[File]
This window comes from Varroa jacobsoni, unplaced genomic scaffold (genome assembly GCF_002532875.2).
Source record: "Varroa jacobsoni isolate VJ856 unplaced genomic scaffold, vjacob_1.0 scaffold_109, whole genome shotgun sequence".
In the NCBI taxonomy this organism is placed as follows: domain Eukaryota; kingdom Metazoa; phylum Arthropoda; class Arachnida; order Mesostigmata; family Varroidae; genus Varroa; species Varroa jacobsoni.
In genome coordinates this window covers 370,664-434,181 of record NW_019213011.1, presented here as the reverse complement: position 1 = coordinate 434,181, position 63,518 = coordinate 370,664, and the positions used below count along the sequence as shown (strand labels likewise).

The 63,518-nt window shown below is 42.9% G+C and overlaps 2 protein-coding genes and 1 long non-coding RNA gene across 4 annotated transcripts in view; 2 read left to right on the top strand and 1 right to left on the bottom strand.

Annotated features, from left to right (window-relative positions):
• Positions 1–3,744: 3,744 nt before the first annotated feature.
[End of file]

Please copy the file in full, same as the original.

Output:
This window comes from Varroa jacobsoni, unplaced genomic scaffold (genome assembly GCF_002532875.2).
Source record: "Varroa jacobsoni isolate VJ856 unplaced genomic scaffold, vjacob_1.0 scaffold_109, whole genome shotgun sequence".
In the NCBI taxonomy this organism is placed as follows: domain Eukaryota; kingdom Metazoa; phylum Arthropoda; class Arachnida; order Mesostigmata; family Varroidae; genus Varroa; species Varroa jacobsoni.
In genome coordinates this window covers 370,664-434,181 of record NW_019213011.1, presented here as the reverse complement: position 1 = coordinate 434,181, position 63,518 = coordinate 370,664, and the positions used below count along the sequence as shown (strand labels likewise).

The 63,518-nt window shown below is 42.9% G+C and overlaps 2 protein-coding genes and 1 long non-coding RNA gene across 4 annotated transcripts in view; 2 read left to right on the top strand and 1 right to left on the bottom strand.

Annotated features, from left to right (window-relative positions):
• Positions 1–3,744: 3,744 nt before the first annotated feature.